The first audience question of the night came from Victoria Araj, 37, a Palestinian woman living in Lincoln. She called for an end to the “onslaught of the Palestinian people,” prompting Reform candidate Jamie-Lee McMillan to say that the party condemns all loss of life on both sides but does not want to get involved in other people’s wars.

Sally Horscroft from the Green Party took a different stance, noting that her party had been calling for a ceasefire from “day one.”

The Liberal Party’s Charles Shaw insisted that “armaments around the world are out of control” and stated that they are not the way to solve global issues. Hamish Falconer from the Labour Party also acknowledged that “terrible blood has been shed,” and referred to a Labour Party policy of “ceasefire now and a two-state solution.” He noted that the key will be to get both sides of the conflict to begin peace talks, but admitted it will be difficult.

Linda Richardson from the Workers Party noted that the conflict in Gaza was at the top of the agenda and insisted that inaction by the Tory government was a “shame to our society.”

Conservative candidate Karl McCartney simply stated that all hostages must be returned to Israel. Meanwhile, Clare Smalley from the Liberal Democrats called for a ceasefire “as soon as possible.”

Ms Araj later left the building, along with another member of the Lincoln Trade Unionist and Socialist Party (TUSC), for interrupting the event by chanting “Free, free Palestine.” They continued their protest outside The Showroom, using a megaphone to try and disrupt the proceedings.

The final question of the night, from Mr Brown, revolved around how candidates would restore trust in politicians, particularly after such scandals as Partygate. Clare Smalley from the Liberal Democrats admitted she is “not really a politician, but someone who wants to fight for Lincoln.”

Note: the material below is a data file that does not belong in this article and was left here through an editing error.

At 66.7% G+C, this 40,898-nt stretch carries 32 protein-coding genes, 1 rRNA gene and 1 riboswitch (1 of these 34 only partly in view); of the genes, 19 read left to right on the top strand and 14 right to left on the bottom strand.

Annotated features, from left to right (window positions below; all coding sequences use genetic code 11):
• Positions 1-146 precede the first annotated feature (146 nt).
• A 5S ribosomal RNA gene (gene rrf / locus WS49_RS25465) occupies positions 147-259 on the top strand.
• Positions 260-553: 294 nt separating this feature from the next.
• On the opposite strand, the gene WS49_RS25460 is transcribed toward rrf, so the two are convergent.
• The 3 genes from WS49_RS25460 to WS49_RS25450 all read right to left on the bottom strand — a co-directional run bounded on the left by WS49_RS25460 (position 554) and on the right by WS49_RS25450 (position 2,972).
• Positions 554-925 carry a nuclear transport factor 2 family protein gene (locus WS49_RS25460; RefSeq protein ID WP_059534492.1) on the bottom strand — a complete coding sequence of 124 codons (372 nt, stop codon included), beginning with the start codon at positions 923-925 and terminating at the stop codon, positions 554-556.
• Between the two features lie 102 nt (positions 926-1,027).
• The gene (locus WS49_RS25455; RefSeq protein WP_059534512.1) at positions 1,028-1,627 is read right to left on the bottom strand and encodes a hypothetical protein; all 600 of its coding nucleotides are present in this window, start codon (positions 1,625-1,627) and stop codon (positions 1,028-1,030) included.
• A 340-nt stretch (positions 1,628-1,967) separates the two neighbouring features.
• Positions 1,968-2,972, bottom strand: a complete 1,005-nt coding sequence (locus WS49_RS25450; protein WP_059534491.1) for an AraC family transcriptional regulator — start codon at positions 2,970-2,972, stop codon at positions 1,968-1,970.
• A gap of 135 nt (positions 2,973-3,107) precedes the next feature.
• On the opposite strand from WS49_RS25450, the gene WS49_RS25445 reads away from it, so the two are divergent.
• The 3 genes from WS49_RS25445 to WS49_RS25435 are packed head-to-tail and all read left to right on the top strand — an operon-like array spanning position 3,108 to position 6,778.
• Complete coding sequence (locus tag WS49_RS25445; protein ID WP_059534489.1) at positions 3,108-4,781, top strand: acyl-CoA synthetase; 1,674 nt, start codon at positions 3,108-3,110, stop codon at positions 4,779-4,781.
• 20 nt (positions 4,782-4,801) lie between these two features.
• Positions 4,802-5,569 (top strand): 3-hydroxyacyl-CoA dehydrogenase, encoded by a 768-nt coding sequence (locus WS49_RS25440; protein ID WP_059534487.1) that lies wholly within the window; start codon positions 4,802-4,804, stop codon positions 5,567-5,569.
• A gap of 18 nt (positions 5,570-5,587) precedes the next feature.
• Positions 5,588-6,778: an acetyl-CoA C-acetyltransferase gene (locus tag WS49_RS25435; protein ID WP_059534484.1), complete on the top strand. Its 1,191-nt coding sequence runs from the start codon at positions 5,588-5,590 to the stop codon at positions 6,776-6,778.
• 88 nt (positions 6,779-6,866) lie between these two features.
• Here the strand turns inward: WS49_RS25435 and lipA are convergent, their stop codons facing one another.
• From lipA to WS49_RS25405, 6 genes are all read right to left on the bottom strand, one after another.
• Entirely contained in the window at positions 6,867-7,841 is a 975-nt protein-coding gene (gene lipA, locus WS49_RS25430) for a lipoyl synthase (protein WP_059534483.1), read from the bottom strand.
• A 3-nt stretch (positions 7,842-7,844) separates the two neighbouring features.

Incumbent MP Karl McCartney noted that it had been an “honour and a privilege” to represent Lincoln in Parliament, but also told other politicians that they “must do better.”

Workers Party candidate Linda Richardson explained that she is self-funded and urged voters across Lincoln to vote differently than they have before to “avoid the same old lines and the same old stories.” Meanwhile, Labour’s Hamish Falconer insisted that MPs will “have to deliver,” and he is “under no illusion of that.”

The Liberal Party’s Charles Shaw argued that people have to realise that “politicians are people too” but called on voters to stand up for what they believe in.

Ms Horscroft from the Green Party followed by insisting that trust in politicians is restored by voting for people you trust, not necessarily the party they belong to. Lastly, Reform’s Jamie-Lee McMillan claimed there should be a system in place to fire MPs if they go back on their word.

Clearly disappointed with the response, Mr Brown noted that only one candidate had even mentioned trust and integrity while others shied away from answering the actual question. This quickly prompted the Liberal Democrat Regional Development Officer for the East Midlands, Clare Smalley’s son Darryl, to ask, “Why didn’t you run?”